In regard to teaching, this semester I have had the opportunity work as a teaching assistant for Astronomy 10, UC Berkeley’s introductory Astronomy course taught by Alex Filippenko.  Teaching in this setting is excellent preparation for the inevitable teaching responsibilities I will have in graduate school, and it will undoubtedly help me become a better lecturer, wherever I eventually find myself in the academic world.  And with Astronomy 10 especially, as an introductory breadth course, I am learning a great deal about how to communicate scientific ideas to what amounts to an approximate version of the general public in a much more personal context than through science writing alone.  I am constantly learning from my students where I can improve my explanations and teaching style, and with their help, I have vastly improved my confidence in my own knowledge of astronomy.  As a result, I have found myself constantly reconnected to what is fundamentally so exhilarating about the subject.  The captured sense of wonder on a student’s face as they struggle with the expansion of the universe or an imagined fall into a black hole is, in a sense, why we astronomers are doing any of this in the first place.  I have also had the opportunity in recent weeks to discuss with my students both my supernova research and how it relates to my recent article.  It is especially rewarding to see how students discover how to fit these concepts together, grasping the connections between distant supernova explosions, the expansion rate of the universe, the fundamental constants of physics, and the fact that we humans exist to explore and question such a universe.  This seems to me to be the essence of the integration of research and education.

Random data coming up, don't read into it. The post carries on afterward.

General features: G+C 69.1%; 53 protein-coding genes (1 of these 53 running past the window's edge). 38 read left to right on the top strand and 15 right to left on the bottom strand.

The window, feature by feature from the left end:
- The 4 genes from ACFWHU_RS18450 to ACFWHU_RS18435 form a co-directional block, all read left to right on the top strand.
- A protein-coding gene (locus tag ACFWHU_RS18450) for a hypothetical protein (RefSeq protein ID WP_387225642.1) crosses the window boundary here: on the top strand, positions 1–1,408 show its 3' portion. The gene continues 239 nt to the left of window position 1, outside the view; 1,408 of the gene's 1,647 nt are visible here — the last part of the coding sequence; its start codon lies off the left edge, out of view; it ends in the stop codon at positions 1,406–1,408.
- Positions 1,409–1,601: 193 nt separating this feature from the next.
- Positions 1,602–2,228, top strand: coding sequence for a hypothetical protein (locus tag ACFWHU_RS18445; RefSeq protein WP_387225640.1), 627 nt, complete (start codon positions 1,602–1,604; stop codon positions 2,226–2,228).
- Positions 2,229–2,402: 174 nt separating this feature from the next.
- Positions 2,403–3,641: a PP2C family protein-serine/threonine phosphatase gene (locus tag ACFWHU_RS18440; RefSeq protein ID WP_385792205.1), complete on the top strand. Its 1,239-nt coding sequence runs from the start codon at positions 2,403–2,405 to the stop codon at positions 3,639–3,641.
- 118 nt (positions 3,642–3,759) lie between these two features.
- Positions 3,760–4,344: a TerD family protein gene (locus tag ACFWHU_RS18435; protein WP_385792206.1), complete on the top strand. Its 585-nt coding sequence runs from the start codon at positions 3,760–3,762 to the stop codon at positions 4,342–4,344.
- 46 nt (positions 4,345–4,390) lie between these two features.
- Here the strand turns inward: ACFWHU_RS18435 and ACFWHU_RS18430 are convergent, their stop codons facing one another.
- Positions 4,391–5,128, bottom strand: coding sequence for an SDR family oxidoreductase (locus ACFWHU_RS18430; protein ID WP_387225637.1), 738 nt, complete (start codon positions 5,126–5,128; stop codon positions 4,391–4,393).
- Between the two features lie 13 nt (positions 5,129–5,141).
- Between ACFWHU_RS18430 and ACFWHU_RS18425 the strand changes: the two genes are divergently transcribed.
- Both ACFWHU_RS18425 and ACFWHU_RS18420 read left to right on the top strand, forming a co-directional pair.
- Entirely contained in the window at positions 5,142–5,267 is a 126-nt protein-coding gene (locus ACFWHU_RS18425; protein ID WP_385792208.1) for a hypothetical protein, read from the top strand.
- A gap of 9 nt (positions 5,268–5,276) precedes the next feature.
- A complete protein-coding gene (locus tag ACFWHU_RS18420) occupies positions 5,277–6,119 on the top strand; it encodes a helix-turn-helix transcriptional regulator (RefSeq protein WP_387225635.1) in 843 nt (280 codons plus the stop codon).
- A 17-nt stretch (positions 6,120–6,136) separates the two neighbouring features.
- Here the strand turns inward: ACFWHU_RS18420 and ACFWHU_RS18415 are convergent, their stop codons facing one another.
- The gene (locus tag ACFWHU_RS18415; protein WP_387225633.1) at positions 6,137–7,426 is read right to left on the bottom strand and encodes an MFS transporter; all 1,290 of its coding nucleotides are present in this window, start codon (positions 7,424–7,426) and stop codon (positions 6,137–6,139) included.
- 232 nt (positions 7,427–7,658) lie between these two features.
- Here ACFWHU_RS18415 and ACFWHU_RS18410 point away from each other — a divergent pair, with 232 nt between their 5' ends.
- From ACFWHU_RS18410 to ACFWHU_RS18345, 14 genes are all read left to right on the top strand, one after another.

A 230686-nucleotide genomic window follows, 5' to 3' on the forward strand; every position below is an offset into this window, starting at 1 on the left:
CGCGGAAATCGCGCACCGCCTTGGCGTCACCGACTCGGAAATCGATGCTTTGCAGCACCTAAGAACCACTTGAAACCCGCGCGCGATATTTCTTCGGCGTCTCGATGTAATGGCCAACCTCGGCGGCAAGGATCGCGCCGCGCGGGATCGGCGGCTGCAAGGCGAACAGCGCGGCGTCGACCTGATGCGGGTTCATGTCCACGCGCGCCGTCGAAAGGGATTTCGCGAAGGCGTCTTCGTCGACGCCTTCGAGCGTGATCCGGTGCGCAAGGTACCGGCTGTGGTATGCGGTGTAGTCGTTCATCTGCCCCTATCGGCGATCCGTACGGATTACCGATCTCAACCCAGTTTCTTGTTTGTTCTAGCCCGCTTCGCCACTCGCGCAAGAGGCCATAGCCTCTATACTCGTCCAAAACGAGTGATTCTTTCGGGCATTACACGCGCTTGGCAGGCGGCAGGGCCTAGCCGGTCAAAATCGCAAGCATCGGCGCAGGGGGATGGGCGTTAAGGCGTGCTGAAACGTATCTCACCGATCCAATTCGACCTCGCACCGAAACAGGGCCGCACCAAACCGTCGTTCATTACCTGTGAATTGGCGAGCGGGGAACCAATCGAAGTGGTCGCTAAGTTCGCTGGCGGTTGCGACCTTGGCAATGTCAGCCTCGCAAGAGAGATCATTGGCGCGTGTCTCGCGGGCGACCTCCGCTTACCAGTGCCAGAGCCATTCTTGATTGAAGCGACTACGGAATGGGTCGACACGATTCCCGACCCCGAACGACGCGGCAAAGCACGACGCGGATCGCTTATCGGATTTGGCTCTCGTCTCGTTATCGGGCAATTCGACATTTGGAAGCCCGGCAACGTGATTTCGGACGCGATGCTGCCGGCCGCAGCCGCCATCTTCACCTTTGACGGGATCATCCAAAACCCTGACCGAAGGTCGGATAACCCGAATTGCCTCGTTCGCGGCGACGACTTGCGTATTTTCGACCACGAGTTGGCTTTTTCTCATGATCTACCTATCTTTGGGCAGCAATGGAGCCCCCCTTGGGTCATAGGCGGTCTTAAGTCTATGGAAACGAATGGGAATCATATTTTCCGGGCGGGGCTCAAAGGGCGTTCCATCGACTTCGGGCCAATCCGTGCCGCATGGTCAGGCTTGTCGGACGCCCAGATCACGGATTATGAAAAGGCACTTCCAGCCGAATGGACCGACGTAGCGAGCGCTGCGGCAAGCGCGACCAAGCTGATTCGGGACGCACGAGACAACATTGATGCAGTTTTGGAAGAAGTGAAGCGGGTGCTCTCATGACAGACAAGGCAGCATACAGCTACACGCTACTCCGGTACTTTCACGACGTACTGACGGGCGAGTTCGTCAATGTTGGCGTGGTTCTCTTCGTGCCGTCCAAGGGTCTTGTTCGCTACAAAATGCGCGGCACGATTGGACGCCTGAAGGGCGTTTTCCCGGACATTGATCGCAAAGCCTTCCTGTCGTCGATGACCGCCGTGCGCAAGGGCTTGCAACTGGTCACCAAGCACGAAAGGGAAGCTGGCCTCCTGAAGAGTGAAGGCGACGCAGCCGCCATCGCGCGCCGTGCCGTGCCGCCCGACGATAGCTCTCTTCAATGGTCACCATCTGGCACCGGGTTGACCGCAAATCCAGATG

In regard to advancing diversity in science, to be perfectly honest, teaching an introductory astronomy course does not exactly qualify as community outreach.  But it is certainly a taste of what impact I can make upon the lives of individual students, in inspiring them to explore these ideas in the future.  And although I have had the opportunity to teach students with diverse backgrounds, I can not claim credit for their presence as students at UC Berkeley.  The most I can say is that if I have in any way inspired an underrepresented student to continue to pursue science, then I have done the best I could toward advancing diversity. 

     In addition to my discussion sections, I have also been doing volunteer tutoring at The Astronomy Learning Center, (TALC), whose inception and continued existence is due largely to the efforts of John Johnson, the head TA for Astronomy 10.  In this setting, we encourage group and individual board work by students in a relaxed and supportive intellectual environment.  Independent of Astronomy 10, I have also done group and individual tutoring in Physics and Astronomy as a volunteer at the Student Learning Center (SLC) on campus.  Many of the students who come to both TALC and the SLC happen to come from underrepresented portions of the population.  The fact that many of these students find themselves in need of extra help is largely a reflection of sociological conditions in the country as a whole.  As it is, in reality, these students are just as bright as any of their peers at Berkeley, as evidenced in my experience, at TALC especially, by the significant number of serious intellectual discussions I have engaged in with curious students of all backgrounds.